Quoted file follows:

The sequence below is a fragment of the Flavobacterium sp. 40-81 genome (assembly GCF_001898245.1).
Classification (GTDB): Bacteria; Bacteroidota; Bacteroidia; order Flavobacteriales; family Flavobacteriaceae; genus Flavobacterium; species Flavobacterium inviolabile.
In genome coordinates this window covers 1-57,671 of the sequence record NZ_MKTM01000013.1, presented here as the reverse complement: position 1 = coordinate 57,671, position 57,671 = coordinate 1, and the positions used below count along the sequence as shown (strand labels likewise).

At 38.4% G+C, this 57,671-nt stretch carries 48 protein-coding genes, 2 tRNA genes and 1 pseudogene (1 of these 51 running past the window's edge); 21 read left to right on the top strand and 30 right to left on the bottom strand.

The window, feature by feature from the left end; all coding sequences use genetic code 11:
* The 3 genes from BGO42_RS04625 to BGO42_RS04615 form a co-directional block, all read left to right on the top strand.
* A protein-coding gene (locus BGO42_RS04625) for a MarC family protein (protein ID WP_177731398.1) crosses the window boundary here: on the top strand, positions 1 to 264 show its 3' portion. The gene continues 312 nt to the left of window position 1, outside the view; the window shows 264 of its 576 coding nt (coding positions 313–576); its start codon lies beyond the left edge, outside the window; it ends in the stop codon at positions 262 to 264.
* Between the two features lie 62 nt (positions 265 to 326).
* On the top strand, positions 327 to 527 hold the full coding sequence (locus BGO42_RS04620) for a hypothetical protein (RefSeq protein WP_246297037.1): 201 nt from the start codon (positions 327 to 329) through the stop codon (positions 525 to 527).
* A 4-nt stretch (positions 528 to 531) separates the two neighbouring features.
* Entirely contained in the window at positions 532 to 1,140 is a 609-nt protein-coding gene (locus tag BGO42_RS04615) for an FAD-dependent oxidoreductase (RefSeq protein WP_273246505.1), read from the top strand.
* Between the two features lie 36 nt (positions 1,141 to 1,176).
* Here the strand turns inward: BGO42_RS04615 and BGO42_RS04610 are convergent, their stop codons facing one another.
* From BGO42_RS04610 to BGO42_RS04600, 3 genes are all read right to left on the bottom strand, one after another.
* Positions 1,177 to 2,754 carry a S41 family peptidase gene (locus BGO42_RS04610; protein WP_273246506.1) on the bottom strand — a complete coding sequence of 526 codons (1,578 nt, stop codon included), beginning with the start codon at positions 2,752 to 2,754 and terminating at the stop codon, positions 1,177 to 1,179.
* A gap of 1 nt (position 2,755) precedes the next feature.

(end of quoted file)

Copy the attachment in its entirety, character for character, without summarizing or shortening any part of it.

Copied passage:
The sequence below is a fragment of the Flavobacterium sp. 40-81 genome (assembly GCF_001898245.1).
Classification (GTDB): Bacteria; Bacteroidota; Bacteroidia; order Flavobacteriales; family Flavobacteriaceae; genus Flavobacterium; species Flavobacterium inviolabile.
In genome coordinates this window covers 1-57,671 of the sequence record NZ_MKTM01000013.1, presented here as the reverse complement: position 1 = coordinate 57,671, position 57,671 = coordinate 1, and the positions used below count along the sequence as shown (strand labels likewise).

At 38.4% G+C, this 57,671-nt stretch carries 48 protein-coding genes, 2 tRNA genes and 1 pseudogene (1 of these 51 running past the window's edge); 21 read left to right on the top strand and 30 right to left on the bottom strand.

The window, feature by feature from the left end; all coding sequences use genetic code 11:
* The 3 genes from BGO42_RS04625 to BGO42_RS04615 form a co-directional block, all read left to right on the top strand.
* A protein-coding gene (locus BGO42_RS04625) for a MarC family protein (protein ID WP_177731398.1) crosses the window boundary here: on the top strand, positions 1 to 264 show its 3' portion. The gene continues 312 nt to the left of window position 1, outside the view; the window shows 264 of its 576 coding nt (coding positions 313–576); its start codon lies beyond the left edge, outside the window; it ends in the stop codon at positions 262 to 264.
* Between the two features lie 62 nt (positions 265 to 326).
* On the top strand, positions 327 to 527 hold the full coding sequence (locus BGO42_RS04620) for a hypothetical protein (RefSeq protein WP_246297037.1): 201 nt from the start codon (positions 327 to 329) through the stop codon (positions 525 to 527).
* A 4-nt stretch (positions 528 to 531) separates the two neighbouring features.
* Entirely contained in the window at positions 532 to 1,140 is a 609-nt protein-coding gene (locus tag BGO42_RS04615) for an FAD-dependent oxidoreductase (RefSeq protein WP_273246505.1), read from the top strand.
* Between the two features lie 36 nt (positions 1,141 to 1,176).
* Here the strand turns inward: BGO42_RS04615 and BGO42_RS04610 are convergent, their stop codons facing one another.
* From BGO42_RS04610 to BGO42_RS04600, 3 genes are all read right to left on the bottom strand, one after another.
* Positions 1,177 to 2,754 carry a S41 family peptidase gene (locus BGO42_RS04610; protein WP_273246506.1) on the bottom strand — a complete coding sequence of 526 codons (1,578 nt, stop codon included), beginning with the start codon at positions 2,752 to 2,754 and terminating at the stop codon, positions 1,177 to 1,179.
* A gap of 1 nt (position 2,755) precedes the next feature.